"Recipes are family stories." Although that could be the tagline for this blog, it's part of the introduction to One Big Table, a massive new cookbook that is as much fun to read as it is to use for recipes.
Molly O'Neill, a former food columnist for The New York Times, was concerned that super-sized convenience foods and fast-paced living were creating a country of non-cooks. She decided to set out on the road to discover if anyone in this country still makes their own meals. In 10 years, she traveled 300,000 miles and gathered 20,000 family recipes from 25 geographic areas.
What she discovered along the way is that the recipes also represent a family narrative and the ties between us, and that they preserve our history in their ingredients. Those stories, and those connections through food and celebration, are also the entire genesis for this blog.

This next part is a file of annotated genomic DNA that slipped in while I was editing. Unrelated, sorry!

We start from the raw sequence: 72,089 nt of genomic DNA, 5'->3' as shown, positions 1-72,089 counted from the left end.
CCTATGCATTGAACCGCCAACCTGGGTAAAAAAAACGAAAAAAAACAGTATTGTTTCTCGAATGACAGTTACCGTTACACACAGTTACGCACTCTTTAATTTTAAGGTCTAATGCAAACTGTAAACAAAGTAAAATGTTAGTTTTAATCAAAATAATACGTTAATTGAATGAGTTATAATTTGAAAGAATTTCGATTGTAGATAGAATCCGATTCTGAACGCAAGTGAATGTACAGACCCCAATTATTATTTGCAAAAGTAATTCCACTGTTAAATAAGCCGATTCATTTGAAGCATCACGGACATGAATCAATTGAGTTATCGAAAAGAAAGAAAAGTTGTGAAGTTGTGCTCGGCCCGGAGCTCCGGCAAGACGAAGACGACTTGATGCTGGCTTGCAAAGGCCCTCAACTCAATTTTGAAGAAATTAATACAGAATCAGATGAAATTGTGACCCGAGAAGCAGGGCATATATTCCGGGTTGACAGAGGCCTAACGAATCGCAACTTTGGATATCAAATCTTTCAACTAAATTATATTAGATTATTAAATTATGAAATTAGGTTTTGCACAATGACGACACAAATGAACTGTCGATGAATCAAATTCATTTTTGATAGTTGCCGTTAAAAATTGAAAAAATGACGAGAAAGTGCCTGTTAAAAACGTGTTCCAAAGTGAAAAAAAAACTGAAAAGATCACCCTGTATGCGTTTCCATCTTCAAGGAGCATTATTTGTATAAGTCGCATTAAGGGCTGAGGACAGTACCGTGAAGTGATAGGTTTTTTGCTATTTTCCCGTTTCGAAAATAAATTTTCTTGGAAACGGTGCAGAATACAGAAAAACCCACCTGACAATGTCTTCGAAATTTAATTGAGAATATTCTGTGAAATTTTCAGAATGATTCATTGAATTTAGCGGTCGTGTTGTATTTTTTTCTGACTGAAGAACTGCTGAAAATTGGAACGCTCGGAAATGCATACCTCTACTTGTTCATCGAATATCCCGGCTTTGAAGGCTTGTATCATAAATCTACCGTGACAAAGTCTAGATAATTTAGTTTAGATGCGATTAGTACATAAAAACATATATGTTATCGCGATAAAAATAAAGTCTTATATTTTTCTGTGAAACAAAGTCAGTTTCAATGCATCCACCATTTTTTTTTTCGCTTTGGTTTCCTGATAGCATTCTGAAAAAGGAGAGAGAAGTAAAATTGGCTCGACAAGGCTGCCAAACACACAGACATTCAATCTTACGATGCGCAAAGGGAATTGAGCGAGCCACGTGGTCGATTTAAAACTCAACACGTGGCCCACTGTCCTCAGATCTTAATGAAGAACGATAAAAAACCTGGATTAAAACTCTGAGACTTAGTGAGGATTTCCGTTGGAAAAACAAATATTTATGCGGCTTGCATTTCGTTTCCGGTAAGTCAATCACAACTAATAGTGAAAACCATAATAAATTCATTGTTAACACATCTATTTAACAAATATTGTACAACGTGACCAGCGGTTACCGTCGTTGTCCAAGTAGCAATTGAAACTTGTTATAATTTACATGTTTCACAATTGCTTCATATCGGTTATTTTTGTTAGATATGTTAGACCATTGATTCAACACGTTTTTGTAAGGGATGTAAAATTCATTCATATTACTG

As O'Neill made her way across America, she discovered native foods and regional cooks, many of whom brought exotic ingredients from other lands. Each part of the country offered up its own heritage and culture in food, and each cook provided his or her own spice of life.
The 600 recipes she eventually chose for the book were often handed down from generation to generation. When she asked cooks to submit a recipe, she told them to provide the one that would embody who they are, the one recipe that they would want to pass down to their children or grandchildren. And in a nod to that recipe telling a story, One Big Table includes a biographies of the chefs, family anecdotes, and family photos.Chapter titles offer clever twists on the usual fare, from "Nibbles, Noshes, and Tasty Little Plates" to "The Sweet Life." My fave is "Everything But the Squeal: Beef, Buffalo, Game, Lamb, Pork."
Added into the mix are quick sidebars like "A History of Bread" and "A Social History of American Stoves," along with historical factory photos, old agricultural posters, and timelines like "Significant Events in Popcorn."
I never thought I'd want to curl up with a good cookbook in the evening, much less one this hefty, but One Good Table makes it worth your while. (2010 - Simon & Schuster)